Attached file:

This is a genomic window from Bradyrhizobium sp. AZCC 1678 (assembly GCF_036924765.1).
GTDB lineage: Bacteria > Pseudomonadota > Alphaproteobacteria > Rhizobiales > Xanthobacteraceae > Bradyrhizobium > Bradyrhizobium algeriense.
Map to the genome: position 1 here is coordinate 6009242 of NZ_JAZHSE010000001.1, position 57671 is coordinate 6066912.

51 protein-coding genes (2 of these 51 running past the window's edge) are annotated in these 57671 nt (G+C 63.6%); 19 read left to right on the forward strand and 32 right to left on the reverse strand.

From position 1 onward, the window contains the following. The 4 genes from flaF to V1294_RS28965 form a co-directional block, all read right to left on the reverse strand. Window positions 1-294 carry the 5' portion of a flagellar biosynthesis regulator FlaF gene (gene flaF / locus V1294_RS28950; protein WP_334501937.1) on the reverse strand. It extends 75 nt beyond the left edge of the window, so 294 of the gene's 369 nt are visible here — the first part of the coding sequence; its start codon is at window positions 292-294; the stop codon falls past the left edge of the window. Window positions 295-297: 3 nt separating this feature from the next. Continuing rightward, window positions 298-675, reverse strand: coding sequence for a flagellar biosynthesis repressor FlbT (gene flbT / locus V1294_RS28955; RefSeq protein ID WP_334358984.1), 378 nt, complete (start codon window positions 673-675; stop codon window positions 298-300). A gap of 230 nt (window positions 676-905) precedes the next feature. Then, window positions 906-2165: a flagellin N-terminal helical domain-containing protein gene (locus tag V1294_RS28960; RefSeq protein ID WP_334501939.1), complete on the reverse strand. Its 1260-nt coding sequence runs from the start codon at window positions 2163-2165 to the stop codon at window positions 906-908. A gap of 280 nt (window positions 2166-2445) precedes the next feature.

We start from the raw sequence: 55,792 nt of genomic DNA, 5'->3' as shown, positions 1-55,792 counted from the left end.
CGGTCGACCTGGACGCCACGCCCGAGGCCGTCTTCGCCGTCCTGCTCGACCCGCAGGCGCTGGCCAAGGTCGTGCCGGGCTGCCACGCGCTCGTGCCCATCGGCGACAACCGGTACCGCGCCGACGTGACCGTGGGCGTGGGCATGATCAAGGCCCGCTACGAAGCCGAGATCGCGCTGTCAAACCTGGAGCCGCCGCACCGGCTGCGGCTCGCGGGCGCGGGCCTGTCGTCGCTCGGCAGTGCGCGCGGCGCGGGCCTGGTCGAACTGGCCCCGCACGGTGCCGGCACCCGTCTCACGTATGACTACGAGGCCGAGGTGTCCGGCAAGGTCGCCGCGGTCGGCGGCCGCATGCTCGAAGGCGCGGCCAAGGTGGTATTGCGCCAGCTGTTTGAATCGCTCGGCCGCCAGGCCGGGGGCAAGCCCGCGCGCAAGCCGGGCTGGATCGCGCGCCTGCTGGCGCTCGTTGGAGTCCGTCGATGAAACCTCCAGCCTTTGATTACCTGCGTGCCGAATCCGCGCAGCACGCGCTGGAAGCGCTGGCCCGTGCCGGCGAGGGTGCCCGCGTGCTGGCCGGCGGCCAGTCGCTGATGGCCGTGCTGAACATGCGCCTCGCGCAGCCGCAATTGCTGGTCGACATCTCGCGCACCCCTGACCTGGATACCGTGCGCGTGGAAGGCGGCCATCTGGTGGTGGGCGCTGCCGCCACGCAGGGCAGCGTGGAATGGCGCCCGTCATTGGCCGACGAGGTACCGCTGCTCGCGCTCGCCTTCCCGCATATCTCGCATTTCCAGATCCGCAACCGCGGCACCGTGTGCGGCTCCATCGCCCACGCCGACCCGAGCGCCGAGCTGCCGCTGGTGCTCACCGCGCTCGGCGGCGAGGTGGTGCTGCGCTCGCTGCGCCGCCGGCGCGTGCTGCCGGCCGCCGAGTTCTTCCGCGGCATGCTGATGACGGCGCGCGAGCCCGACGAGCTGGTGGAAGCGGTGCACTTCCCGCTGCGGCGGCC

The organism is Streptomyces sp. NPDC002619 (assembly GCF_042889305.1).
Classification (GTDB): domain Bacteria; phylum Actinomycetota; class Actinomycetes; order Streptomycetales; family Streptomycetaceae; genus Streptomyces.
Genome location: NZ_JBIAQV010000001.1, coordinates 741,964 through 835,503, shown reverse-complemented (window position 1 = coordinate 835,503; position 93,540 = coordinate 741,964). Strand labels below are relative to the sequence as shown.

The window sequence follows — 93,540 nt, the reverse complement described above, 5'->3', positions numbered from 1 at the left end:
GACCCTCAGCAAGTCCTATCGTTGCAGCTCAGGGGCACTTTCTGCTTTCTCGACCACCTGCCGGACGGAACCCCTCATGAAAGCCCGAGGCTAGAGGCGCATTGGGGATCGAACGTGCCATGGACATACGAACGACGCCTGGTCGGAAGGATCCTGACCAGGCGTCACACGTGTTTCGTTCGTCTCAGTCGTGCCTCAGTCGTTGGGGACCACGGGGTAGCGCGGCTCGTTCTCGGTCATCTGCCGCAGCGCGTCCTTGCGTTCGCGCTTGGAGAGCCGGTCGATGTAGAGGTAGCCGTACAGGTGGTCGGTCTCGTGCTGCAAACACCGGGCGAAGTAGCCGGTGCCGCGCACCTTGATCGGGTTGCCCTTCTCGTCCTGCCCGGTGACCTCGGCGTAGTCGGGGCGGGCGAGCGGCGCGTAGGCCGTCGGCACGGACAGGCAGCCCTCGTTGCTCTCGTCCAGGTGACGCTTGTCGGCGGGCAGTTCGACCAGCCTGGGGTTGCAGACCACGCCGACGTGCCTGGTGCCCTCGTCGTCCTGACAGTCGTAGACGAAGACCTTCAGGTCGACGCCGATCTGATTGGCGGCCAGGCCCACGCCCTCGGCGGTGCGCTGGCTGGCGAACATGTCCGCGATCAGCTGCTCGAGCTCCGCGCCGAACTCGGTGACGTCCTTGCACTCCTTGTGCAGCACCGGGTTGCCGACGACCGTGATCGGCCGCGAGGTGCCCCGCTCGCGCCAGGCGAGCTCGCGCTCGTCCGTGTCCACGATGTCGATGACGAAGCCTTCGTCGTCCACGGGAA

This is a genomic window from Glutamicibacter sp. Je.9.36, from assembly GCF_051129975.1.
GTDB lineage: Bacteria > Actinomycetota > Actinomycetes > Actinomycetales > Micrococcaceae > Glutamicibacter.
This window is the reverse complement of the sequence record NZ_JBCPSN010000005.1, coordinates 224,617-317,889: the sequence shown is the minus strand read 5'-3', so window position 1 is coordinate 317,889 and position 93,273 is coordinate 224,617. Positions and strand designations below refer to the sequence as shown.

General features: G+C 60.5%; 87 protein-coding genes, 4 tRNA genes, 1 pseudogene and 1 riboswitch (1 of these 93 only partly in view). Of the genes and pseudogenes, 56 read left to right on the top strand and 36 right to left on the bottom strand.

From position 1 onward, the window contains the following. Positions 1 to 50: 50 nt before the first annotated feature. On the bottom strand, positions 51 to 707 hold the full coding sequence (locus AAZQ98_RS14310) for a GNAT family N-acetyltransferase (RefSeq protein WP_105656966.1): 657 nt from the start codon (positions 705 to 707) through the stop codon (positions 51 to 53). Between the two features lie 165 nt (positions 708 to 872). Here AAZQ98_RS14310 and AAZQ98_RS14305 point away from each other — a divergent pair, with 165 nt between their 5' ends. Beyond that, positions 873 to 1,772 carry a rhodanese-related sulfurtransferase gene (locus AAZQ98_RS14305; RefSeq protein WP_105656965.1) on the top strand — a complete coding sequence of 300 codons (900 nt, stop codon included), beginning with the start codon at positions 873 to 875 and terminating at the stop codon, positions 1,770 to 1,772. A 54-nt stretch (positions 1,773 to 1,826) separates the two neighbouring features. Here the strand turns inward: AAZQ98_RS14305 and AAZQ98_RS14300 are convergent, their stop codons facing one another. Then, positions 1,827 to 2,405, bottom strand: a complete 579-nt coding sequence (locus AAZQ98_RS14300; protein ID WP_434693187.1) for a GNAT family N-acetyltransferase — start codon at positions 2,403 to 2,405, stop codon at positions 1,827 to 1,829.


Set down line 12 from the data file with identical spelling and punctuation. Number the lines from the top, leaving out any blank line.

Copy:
GACCCTCAGCAAGTCCTATCGTTGCAGCTCAGGGGCACTTTCTGCTTTCTCGACCACCTGCCGGACGGAACCCCTCATGAAAGCCCGAGGCTAGAGGCGCATTGGGGATCGAACGTGCCATGGACATACGAACGACGCCTGGTCGGAAGGATCCTGACCAGGCGTCACACGTGTTTCGTTCGTCTCAGTCGTGCCTCAGTCGTTGGGGACCACGGGGTAGCGCGGCTCGTTCTCGGTCATCTGCCGCAGCGCGTCCTTGCGTTCGCGCTTGGAGAGCCGGTCGATGTAGAGGTAGCCGTACAGGTGGTCGGTCTCGTGCTGCAAACACCGGGCGAAGTAGCCGGTGCCGCGCACCTTGATCGGGTTGCCCTTCTCGTCCTGCCCGGTGACCTCGGCGTAGTCGGGGCGGGCGAGCGGCGCGTAGGCCGTCGGCACGGACAGGCAGCCCTCGTTGCTCTCGTCCAGGTGACGCTTGTCGGCGGGCAGTTCGACCAGCCTGGGGTTGCAGACCACGCCGACGTGCCTGGTGCCCTCGTCGTCCTGACAGTCGTAGACGAAGACCTTCAGGTCGACGCCGATCTGATTGGCGGCCAGGCCCACGCCCTCGGCGGTGCGCTGGCTGGCGAACATGTCCGCGATCAGCTGCTCGAGCTCCGCGCCGAACTCGGTGACGTCCTTGCACTCCTTGTGCAGCACCGGGTTGCCGACGACCGTGATCGGCCGCGAGGTGCCCCGCTCGCGCCAGGCGAGCTCGCGCTCGTCCGTGTCCACGATGTCGATGACGAAGCCTTCGTCGTCCACGGGAA